A picture left among flowers and tributes near Al Noor mosque after the massacre in Christchurch © Getty Images

Jacinda Ardern has apologised to New Zealand’s Muslim community for failings by authorities in the lead up to a white supremacist’s attack on two mosques in Christchurch last year that killed 51 worshippers.

The prime minister’s apology follows the publication of a 792-page public report on Tuesday after a public inquiry. The report found that the security services did not pay enough attention to the threat posed by rightwing terror while placing an “inappropriate” focus on Islamist extremism.

It also identified shortcomings in gun control laws and made a series of recommendations aimed at preventing massacres.

However, the report concluded New Zealand’s authorities could not have prevented the attack perpetrated by Brenton Tarrant, a 30-year-old Australian citizen, except “by chance”, as they had only fragmentary information about the “lone wolf” shooter before the shootings.

“On the matters of how the attack occurred and what could have been done to stop it, the commission found no failures within any government agencies that would have allowed the terrorist's planning and preparation to be detected,” said Ms Ardern.

“But they did identify many lessons to be learned and significant areas needing change . . . While the commission made no findings that these issues would have stopped the attack, these were failings nonetheless, and for that, on behalf of the government, I apologise.”

The Labour-led coalition has appointed a minister to oversee implementation of the recommendations, which include reforms to hate speech, changes to firearms licensing laws and the creation of a national security and intelligence agency.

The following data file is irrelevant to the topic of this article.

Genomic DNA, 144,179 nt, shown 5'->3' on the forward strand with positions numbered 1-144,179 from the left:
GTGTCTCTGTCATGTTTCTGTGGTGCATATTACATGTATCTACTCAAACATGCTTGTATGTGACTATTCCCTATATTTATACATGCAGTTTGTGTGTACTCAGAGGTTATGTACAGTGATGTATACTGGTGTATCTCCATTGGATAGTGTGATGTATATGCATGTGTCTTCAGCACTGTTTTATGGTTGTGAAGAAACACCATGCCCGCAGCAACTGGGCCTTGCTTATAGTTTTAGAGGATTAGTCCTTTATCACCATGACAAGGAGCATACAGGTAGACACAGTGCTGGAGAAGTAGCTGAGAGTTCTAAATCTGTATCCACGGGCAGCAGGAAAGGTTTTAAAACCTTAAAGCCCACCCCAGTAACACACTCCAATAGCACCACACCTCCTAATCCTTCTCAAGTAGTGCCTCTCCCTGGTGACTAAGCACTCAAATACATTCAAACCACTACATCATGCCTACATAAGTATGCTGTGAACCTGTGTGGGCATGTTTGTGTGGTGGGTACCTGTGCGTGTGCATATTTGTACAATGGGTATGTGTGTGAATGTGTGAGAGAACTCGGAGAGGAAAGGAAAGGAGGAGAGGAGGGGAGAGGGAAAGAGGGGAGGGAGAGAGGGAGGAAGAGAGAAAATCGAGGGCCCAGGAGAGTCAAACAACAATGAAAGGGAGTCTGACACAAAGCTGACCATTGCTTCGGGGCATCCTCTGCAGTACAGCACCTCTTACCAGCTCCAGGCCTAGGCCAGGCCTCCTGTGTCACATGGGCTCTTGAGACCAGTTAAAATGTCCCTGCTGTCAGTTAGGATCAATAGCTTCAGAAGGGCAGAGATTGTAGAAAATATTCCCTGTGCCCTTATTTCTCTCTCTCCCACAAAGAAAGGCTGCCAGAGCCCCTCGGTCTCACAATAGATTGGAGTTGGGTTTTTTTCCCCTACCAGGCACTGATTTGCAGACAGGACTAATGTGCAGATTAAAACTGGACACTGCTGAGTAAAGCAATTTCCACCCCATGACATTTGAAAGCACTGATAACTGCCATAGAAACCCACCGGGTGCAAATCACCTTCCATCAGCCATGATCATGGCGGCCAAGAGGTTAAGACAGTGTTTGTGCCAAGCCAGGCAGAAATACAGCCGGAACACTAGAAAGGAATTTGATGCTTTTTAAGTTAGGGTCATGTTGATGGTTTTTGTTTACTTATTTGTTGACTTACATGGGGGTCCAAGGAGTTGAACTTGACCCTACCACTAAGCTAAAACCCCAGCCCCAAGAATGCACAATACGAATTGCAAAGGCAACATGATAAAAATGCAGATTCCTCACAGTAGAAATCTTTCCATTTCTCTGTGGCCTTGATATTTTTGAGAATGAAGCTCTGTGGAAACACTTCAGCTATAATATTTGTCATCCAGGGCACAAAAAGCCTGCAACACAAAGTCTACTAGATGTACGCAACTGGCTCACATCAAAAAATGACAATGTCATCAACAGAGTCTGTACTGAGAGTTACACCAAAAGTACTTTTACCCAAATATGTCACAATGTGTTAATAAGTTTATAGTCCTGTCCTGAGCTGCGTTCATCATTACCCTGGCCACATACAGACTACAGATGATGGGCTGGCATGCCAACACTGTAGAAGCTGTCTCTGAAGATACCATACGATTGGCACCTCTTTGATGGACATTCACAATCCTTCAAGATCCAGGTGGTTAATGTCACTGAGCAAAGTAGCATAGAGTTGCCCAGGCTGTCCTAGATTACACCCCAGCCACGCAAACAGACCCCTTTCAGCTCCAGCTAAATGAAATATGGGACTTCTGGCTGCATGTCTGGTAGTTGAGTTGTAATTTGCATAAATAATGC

Tarrant shot dead 51 worshippers on March 15 last year and injured a further 49 people at the Masjid Al Noor and Linwood Islamic Centre mosques, in the worst mass shooting in the Pacific nation’s history.

The former gym instructor used automatic weapons during the attacks, which were streamed live online, including on Facebook.

Tarrant posted a 74-page racist “manifesto” ahead of the assault that analysts said was geared to gain as much attention as possible. He was jailed for life without the prospect of parole in August.

The inquiry was headed by William Young, a Supreme Court judge, and former diplomat Jacqui Caine. It interviewed more than 400 people and received 1,100 submissions during its 18-month investigation.

The report details how Tarrant arrived in New Zealand from Australia in August 2017 and within days began planning the terrorist attack. His application for a firearms licence was approved within three months of his arrival.

New Zealand’s Muslim community has called for the implementation of the report’s recommendations.

“We’ve known for a long time that the Muslim community has been targeted with hate speech and hate crimes — this report shows that we are right,” Abdigani Ali, spokesperson for the Muslim Association of Canterbury, told New Zealand media.

“It’s time for change and the time is ripe to make those changes.”

 

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